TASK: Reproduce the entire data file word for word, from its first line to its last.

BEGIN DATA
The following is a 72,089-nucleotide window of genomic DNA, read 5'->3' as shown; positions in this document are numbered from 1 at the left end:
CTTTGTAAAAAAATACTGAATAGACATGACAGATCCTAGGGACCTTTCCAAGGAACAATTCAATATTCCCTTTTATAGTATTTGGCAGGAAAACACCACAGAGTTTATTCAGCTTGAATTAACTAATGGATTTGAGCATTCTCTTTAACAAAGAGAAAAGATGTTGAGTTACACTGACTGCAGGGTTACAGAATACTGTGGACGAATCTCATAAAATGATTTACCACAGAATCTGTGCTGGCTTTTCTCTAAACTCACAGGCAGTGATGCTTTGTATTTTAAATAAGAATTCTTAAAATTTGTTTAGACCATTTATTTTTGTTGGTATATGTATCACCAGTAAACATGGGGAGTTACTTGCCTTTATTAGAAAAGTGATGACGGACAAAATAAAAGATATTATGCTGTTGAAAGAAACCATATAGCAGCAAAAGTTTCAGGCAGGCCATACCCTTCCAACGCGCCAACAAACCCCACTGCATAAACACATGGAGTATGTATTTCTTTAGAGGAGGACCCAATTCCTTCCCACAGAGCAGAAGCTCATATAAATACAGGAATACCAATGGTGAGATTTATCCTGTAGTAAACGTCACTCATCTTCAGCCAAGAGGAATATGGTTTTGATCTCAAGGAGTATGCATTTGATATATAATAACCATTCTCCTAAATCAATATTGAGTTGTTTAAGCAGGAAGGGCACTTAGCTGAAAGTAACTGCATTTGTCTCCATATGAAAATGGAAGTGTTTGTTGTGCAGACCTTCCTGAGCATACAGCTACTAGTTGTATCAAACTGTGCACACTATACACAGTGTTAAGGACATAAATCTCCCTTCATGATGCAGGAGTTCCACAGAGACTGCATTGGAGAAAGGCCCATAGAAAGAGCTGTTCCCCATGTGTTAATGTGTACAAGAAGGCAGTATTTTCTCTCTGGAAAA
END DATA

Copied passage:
The following is a 72,089-nucleotide window of genomic DNA, read 5'->3' as shown; positions in this document are numbered from 1 at the left end:
CTTTGTAAAAAAATACTGAATAGACATGACAGATCCTAGGGACCTTTCCAAGGAACAATTCAATATTCCCTTTTATAGTATTTGGCAGGAAAACACCACAGAGTTTATTCAGCTTGAATTAACTAATGGATTTGAGCATTCTCTTTAACAAAGAGAAAAGATGTTGAGTTACACTGACTGCAGGGTTACAGAATACTGTGGACGAATCTCATAAAATGATTTACCACAGAATCTGTGCTGGCTTTTCTCTAAACTCACAGGCAGTGATGCTTTGTATTTTAAATAAGAATTCTTAAAATTTGTTTAGACCATTTATTTTTGTTGGTATATGTATCACCAGTAAACATGGGGAGTTACTTGCCTTTATTAGAAAAGTGATGACGGACAAAATAAAAGATATTATGCTGTTGAAAGAAACCATATAGCAGCAAAAGTTTCAGGCAGGCCATACCCTTCCAACGCGCCAACAAACCCCACTGCATAAACACATGGAGTATGTATTTCTTTAGAGGAGGACCCAATTCCTTCCCACAGAGCAGAAGCTCATATAAATACAGGAATACCAATGGTGAGATTTATCCTGTAGTAAACGTCACTCATCTTCAGCCAAGAGGAATATGGTTTTGATCTCAAGGAGTATGCATTTGATATATAATAACCATTCTCCTAAATCAATATTGAGTTGTTTAAGCAGGAAGGGCACTTAGCTGAAAGTAACTGCATTTGTCTCCATATGAAAATGGAAGTGTTTGTTGTGCAGACCTTCCTGAGCATACAGCTACTAGTTGTATCAAACTGTGCACACTATACACAGTGTTAAGGACATAAATCTCCCTTCATGATGCAGGAGTTCCACAGAGACTGCATTGGAGAAAGGCCCATAGAAAGAGCTGTTCCCCATGTGTTAATGTGTACAAGAAGGCAGTATTTTCTCTCTGGAAAA